Estimated reading time: 3 minutes, 48 seconds
For the past few years, rather than asking, “How you doing?” remodelers and others are asking, ” Are you busy?” The assumption is that if you are busy then you are doing OK.
I recall pondering this same thing many years ago at Flying Pie. We wanted to know that we were making money before we advertised how great we are. Remodeling is a lot like making pizzas, but we are doing it on a larger scale with more variables. Busy can be the last thing you are right before you close the doors, if you are not profitable too. I was actually worried that we were busy, sort of counter intuitive, don’t you think?
I also recall admiring the Albertson’s stores , who at the time had fewer stores than their rivals. They not only had the most profitable stores, they had the more overall profit than their larger competitors. In other words, bigger isn’t always better, and being busy and being profitable are not mutually exclusive.
The answer is yes, we have been busy. The question is are we busy being profitable? The bummer is that being profitable is not a for sure thing. I am constantly checking in with myself… Am I doing the most important thing to advance the profitability and reputation of my company?
I recall Howard Olivier explaining that we make and lose money every minute that we are open. The thing to get into everyone’s head is that “we don’t pay for effort” If your effort is misplaced or without guidance, it could actually be counterproductive. (an unfortunate reality on two projects recently). We reward great results, not great effort. In other words, do what I want… not what you want.
Estimating properly is quintessential to being profitable. It is nearly impossible to nail the bid for me. The larger the job, the greater the risk. There will always be things that are not taken into consideration that pop up. They sometimes go over budget, and occasionally cost less. Michael Stone, an industry leader and very wise man says in his book Markup and Profit that everything over $300 needs to be bid. Michael Gerber, of the E Myth group of books, describes the essential components of creating a sustainable business. He has my full attention when he describes working on my business rather that working in it.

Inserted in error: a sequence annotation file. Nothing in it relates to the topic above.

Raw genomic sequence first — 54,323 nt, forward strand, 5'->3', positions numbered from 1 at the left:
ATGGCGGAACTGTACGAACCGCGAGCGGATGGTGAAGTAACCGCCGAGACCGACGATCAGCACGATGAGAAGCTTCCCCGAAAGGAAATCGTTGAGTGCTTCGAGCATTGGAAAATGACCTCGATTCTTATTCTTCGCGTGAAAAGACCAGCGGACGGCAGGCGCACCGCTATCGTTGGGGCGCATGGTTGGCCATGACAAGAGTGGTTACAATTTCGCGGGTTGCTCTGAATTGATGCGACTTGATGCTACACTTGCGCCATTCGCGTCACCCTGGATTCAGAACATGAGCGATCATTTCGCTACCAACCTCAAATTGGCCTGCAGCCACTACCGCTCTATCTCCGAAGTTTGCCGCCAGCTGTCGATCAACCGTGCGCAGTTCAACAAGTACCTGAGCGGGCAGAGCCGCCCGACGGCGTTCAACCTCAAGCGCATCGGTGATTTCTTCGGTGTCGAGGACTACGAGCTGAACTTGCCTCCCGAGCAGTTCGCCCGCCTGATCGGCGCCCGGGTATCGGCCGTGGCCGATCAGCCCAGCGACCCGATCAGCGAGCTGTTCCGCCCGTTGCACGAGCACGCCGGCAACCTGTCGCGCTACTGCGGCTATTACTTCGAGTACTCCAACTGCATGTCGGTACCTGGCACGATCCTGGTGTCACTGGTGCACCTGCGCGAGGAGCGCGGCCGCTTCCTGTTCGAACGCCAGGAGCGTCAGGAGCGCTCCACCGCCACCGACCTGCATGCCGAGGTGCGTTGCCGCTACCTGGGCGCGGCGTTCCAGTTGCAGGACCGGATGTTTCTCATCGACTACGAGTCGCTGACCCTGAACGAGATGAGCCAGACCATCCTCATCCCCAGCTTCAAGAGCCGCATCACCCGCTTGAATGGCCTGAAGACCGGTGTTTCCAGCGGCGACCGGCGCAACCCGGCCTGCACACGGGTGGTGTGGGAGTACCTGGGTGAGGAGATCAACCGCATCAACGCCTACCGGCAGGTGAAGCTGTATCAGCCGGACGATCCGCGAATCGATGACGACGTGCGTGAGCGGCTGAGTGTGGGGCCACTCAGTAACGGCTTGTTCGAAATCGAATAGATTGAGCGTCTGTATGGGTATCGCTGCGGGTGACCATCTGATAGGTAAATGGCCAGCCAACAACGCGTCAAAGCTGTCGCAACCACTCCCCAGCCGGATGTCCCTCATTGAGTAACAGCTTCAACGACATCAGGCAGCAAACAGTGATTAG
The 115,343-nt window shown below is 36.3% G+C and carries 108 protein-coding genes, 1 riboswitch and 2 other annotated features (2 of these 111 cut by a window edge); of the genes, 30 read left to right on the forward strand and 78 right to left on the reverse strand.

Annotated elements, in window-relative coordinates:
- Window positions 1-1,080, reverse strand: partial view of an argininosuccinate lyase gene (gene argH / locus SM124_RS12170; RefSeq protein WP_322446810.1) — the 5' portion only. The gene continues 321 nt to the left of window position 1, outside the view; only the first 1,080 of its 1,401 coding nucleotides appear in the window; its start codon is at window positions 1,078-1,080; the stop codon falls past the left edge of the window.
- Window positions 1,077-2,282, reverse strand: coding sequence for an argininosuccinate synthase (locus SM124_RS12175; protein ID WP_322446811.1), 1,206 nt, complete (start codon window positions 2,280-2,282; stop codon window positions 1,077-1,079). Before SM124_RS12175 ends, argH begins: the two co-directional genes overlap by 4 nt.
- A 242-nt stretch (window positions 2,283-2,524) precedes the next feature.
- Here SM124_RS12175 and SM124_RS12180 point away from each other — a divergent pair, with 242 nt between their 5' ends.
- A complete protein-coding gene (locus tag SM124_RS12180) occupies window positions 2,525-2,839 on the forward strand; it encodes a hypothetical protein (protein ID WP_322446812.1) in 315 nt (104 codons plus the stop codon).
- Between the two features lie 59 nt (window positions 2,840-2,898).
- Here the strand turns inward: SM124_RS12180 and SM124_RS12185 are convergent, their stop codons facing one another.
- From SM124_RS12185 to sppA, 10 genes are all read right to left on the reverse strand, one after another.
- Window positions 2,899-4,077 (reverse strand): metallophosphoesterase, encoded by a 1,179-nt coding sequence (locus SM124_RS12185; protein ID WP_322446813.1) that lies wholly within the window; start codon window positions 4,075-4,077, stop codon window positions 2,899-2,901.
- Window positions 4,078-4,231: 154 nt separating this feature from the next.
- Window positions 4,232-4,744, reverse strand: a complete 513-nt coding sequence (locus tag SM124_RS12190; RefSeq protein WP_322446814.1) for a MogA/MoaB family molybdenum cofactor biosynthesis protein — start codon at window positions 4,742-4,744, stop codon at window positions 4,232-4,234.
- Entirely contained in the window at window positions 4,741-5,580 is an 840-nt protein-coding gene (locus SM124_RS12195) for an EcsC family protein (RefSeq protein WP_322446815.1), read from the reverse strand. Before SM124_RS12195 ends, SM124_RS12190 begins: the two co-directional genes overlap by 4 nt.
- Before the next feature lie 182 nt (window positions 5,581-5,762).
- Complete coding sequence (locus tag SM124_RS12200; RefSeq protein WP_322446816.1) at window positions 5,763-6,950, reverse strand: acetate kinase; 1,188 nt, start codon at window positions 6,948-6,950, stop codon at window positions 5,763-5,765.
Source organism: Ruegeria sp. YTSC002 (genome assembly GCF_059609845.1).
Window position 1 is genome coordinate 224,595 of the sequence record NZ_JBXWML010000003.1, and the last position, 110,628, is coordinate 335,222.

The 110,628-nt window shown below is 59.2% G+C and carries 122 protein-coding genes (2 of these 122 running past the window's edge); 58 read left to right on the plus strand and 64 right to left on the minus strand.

My Achilles Heel is always the labor. Why I can’t estimate how long it takes others to accomplish a task is an on going mystery. The lessons are everywhere if you learn from your results.
What I do is sell the concept of an improved living space. Then, if all goes as planned, I make good on my promise by achieving the real space improvements and having it all work as advertised.
Making money is the goal. Being good at what we do allows us to make money. In my world, making money is the byproduct of doing a good job. Here is how I do it.
- I add value to a home by combining good materials with good craftsmanship in a way that was agreed upon
- I provide legendary customer service
- I manage expectations with schedules and regular and clear communication.
- I deal with issues as they arise with my “we always win” attitude
- I employ the most talented staff and subcontractors I can find to make things go as planned.
The fairies and elves that do the work are the unsung heroes. As a contractor it is an ongoing challenge to fulfill the dreams of the clients and deliver the goods. How we make the sausage is not always pretty. Everything we do is out in the open. We frequently have to make quite a mess to create something beautiful. Essentially, we are on stage all the time.
Therein lies a valuable lesson for me and all remodelers.
- Get busy
- Be profitable now
- Earn a well-deserved reputation for being busy.
A mentor Phil Rae a contractor and weekly motivational speaker ends his monologues with “Now git out there and sell something,” which is exactly what I am going to do.